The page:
Old astronomy books often say you can get sharper images on a night of poor seeing by stopping down your telescope with a cardboard mask so it has a smaller aperture. New books don’t mention this. It this a forgotten secret?

In my experience, if stopping down a telescope sharpens the view under any circumstance, it means there’s something wrong with the scope. An aperture stop will mask off a turned-down edge on a reflector’s mirror or will hide the worst of its spherical aberration. Stopping down raises a telescope’s f/number, so an aberration-ridden eyepiece will work less poorly. A stop also masks off “tube currents” of warm air hugging the walls of a telescope’s tube. This was an often-unrecognized problem in large old scopes that didn’t leave enough air space between the tube walls and the light beam (S&T: January 2004, page 114). Raising the f/number also reduces the substantial chromatic aberration in large old refractors.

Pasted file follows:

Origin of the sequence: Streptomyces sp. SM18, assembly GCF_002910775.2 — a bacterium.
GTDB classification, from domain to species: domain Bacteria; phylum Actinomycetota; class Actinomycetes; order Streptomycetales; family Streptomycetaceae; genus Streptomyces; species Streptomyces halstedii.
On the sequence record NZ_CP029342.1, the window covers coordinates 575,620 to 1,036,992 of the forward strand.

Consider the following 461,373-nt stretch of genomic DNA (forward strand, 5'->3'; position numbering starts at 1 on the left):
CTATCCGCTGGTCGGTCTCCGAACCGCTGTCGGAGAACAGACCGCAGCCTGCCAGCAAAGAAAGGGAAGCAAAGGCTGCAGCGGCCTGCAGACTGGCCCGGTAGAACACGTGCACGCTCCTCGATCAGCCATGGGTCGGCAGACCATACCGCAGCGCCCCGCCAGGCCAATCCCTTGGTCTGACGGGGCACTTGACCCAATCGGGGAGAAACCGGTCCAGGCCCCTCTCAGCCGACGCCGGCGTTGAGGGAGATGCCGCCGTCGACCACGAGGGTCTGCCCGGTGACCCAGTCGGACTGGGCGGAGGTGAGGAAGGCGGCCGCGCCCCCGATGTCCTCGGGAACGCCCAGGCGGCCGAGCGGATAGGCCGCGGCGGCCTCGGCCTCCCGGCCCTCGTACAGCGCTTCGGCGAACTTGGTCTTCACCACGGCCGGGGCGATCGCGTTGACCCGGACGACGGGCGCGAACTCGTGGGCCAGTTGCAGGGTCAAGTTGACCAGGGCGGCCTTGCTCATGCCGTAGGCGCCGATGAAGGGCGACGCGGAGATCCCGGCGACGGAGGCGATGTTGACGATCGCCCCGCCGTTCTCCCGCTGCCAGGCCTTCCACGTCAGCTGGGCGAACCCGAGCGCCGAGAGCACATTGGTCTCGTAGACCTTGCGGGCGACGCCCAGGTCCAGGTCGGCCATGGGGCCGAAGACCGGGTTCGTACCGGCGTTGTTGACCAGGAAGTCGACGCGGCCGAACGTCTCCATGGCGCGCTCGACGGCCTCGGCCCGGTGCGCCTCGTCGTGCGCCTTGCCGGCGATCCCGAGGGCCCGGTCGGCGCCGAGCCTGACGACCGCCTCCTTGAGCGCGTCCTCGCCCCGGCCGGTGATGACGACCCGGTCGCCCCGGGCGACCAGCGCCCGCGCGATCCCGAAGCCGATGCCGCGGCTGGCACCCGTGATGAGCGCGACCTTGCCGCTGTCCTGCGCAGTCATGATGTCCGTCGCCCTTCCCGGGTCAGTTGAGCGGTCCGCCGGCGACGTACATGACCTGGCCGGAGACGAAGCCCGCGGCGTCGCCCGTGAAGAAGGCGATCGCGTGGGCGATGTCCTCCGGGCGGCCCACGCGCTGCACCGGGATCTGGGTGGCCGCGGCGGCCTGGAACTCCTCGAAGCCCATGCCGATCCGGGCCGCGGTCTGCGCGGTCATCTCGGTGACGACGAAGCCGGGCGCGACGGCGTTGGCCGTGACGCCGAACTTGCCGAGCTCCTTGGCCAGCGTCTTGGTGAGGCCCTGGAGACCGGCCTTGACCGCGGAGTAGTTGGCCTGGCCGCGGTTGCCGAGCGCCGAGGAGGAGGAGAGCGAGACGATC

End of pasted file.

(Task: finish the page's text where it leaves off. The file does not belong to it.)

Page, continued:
Stopping down a large scope can also serve to dim a too glary image of the Moon or a bright planet, but this is better done with an eyepiece filter.

If a large telescope is optically good, my experience is that it will never perform worse than a small scope no matter how awful the seeing. The worst that will happen is that they’ll perform about the same. Maybe the fact that newer books don’t recommend stopping down is a sign that telescopes are getting better.

— Alan MacRobert


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